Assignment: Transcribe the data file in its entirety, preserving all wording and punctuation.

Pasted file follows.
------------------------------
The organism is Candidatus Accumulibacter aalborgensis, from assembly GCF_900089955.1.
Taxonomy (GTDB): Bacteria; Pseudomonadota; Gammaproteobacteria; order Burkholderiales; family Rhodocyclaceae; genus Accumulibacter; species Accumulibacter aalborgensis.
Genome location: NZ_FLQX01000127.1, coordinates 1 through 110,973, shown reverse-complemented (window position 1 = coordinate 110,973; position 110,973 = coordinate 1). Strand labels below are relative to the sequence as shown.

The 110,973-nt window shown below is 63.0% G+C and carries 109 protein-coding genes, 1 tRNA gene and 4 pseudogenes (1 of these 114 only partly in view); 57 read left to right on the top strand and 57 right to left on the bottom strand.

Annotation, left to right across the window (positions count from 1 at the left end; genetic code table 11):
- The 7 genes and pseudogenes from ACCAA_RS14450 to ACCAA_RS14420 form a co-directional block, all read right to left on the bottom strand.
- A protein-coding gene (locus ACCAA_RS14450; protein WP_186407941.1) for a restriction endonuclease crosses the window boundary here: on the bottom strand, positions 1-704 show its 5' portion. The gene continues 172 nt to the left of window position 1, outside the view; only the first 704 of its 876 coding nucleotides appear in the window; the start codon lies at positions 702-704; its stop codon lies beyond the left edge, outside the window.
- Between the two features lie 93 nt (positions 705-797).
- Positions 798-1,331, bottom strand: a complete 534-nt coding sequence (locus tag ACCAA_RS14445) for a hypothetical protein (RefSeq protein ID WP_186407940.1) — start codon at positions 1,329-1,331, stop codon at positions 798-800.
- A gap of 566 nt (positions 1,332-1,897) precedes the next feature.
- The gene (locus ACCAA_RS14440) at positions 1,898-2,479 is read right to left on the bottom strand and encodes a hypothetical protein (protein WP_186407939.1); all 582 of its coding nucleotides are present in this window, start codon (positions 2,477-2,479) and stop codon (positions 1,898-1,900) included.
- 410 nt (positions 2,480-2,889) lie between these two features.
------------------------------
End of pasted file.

The organism is Candidatus Accumulibacter aalborgensis, from assembly GCF_900089955.1.
Taxonomy (GTDB): Bacteria; Pseudomonadota; Gammaproteobacteria; order Burkholderiales; family Rhodocyclaceae; genus Accumulibacter; species Accumulibacter aalborgensis.
Genome location: NZ_FLQX01000127.1, coordinates 1 through 110,973, shown reverse-complemented (window position 1 = coordinate 110,973; position 110,973 = coordinate 1). Strand labels below are relative to the sequence as shown.

The 110,973-nt window shown below is 63.0% G+C and carries 109 protein-coding genes, 1 tRNA gene and 4 pseudogenes (1 of these 114 only partly in view); 57 read left to right on the top strand and 57 right to left on the bottom strand.

Annotation, left to right across the window (positions count from 1 at the left end; genetic code table 11):
- The 7 genes and pseudogenes from ACCAA_RS14450 to ACCAA_RS14420 form a co-directional block, all read right to left on the bottom strand.
- A protein-coding gene (locus ACCAA_RS14450; protein WP_186407941.1) for a restriction endonuclease crosses the window boundary here: on the bottom strand, positions 1-704 show its 5' portion. The gene continues 172 nt to the left of window position 1, outside the view; only the first 704 of its 876 coding nucleotides appear in the window; the start codon lies at positions 702-704; its stop codon lies beyond the left edge, outside the window.
- Between the two features lie 93 nt (positions 705-797).
- Positions 798-1,331, bottom strand: a complete 534-nt coding sequence (locus tag ACCAA_RS14445) for a hypothetical protein (RefSeq protein ID WP_186407940.1) — start codon at positions 1,329-1,331, stop codon at positions 798-800.
- A gap of 566 nt (positions 1,332-1,897) precedes the next feature.
- The gene (locus ACCAA_RS14440) at positions 1,898-2,479 is read right to left on the bottom strand and encodes a hypothetical protein (protein WP_186407939.1); all 582 of its coding nucleotides are present in this window, start codon (positions 2,477-2,479) and stop codon (positions 1,898-1,900) included.
- 410 nt (positions 2,480-2,889) lie between these two features.